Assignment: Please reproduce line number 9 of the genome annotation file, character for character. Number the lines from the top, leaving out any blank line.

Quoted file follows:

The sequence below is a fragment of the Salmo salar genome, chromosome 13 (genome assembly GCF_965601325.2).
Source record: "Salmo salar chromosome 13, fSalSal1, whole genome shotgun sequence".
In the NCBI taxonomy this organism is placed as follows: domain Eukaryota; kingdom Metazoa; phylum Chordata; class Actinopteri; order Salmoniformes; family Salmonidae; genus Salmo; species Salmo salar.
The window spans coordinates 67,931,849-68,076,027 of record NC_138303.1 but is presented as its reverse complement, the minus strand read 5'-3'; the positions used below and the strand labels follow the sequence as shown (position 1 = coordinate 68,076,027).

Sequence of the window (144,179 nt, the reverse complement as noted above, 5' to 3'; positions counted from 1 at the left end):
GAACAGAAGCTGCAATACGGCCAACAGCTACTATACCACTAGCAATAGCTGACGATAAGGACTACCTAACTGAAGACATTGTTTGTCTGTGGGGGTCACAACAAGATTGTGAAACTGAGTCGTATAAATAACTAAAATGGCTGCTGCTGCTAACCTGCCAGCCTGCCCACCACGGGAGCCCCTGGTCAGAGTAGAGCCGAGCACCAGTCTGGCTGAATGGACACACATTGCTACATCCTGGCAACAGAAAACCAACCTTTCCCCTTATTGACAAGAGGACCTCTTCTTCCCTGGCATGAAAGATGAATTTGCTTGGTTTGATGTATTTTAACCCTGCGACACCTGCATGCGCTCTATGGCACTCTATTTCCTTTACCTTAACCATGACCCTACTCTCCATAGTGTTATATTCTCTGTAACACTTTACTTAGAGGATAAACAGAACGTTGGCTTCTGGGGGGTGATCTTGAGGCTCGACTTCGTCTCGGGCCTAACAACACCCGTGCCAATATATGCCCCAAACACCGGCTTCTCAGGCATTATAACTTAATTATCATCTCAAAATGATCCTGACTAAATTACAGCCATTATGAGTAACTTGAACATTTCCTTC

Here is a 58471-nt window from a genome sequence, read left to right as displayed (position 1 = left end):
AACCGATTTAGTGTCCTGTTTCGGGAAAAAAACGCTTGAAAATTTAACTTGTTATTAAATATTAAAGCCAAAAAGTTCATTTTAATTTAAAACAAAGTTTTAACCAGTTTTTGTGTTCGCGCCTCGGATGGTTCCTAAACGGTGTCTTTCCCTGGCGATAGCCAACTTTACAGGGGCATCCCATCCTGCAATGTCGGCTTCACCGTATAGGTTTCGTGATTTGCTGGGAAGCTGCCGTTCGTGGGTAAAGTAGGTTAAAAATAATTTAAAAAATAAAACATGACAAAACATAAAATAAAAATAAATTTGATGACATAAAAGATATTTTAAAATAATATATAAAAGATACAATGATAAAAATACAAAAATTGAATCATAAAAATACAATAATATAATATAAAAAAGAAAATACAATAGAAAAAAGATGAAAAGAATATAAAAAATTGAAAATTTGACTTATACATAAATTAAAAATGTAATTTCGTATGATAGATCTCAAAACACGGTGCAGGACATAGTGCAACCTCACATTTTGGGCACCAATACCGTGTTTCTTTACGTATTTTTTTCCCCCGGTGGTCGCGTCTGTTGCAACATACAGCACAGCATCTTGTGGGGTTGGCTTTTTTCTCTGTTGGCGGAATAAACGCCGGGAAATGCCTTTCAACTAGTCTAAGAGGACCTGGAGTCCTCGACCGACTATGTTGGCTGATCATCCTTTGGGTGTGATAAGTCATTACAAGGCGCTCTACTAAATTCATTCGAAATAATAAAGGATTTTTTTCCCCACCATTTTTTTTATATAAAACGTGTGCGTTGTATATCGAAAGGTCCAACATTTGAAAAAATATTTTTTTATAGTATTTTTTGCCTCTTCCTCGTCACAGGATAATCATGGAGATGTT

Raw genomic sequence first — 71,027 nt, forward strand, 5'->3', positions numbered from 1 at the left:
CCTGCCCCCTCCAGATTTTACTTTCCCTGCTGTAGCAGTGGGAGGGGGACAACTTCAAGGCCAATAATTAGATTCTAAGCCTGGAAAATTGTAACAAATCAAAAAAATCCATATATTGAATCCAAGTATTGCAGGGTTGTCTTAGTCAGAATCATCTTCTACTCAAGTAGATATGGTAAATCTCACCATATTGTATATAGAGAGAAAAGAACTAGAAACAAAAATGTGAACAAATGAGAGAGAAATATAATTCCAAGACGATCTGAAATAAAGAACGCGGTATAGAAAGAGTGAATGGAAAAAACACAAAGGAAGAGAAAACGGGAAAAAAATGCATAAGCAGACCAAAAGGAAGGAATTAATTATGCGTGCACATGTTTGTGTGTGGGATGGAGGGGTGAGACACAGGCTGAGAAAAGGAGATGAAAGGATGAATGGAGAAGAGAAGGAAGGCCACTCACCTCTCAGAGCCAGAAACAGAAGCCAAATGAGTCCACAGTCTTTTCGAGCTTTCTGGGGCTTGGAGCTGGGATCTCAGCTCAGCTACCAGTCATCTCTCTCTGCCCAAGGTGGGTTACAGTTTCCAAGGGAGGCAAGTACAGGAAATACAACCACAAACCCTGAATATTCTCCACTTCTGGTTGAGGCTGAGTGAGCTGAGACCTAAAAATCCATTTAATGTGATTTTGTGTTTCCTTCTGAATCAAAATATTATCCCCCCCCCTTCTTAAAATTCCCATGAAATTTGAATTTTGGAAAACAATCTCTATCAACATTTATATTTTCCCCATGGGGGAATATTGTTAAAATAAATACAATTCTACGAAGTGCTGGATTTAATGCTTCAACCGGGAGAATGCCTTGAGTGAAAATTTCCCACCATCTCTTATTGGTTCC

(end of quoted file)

Raw genomic sequence first — 71,027 nt, forward strand, 5'->3', positions numbered from 1 at the left: